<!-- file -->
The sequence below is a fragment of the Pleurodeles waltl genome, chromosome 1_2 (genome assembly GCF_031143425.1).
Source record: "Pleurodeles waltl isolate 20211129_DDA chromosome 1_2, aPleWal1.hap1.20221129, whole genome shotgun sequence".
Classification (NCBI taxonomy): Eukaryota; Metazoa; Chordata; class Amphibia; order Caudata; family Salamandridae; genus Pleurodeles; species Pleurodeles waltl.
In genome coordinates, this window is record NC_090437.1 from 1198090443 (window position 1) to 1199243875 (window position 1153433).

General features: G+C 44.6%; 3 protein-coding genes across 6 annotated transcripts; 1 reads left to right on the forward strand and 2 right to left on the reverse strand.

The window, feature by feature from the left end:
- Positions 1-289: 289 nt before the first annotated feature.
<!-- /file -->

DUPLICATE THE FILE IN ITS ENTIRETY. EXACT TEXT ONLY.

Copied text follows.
The sequence below is a fragment of the Pleurodeles waltl genome, chromosome 1_2 (genome assembly GCF_031143425.1).
Source record: "Pleurodeles waltl isolate 20211129_DDA chromosome 1_2, aPleWal1.hap1.20221129, whole genome shotgun sequence".
Classification (NCBI taxonomy): Eukaryota; Metazoa; Chordata; class Amphibia; order Caudata; family Salamandridae; genus Pleurodeles; species Pleurodeles waltl.
In genome coordinates, this window is record NC_090437.1 from 1198090443 (window position 1) to 1199243875 (window position 1153433).

General features: G+C 44.6%; 3 protein-coding genes across 6 annotated transcripts; 1 reads left to right on the forward strand and 2 right to left on the reverse strand.

The window, feature by feature from the left end:
- Positions 1-289: 289 nt before the first annotated feature.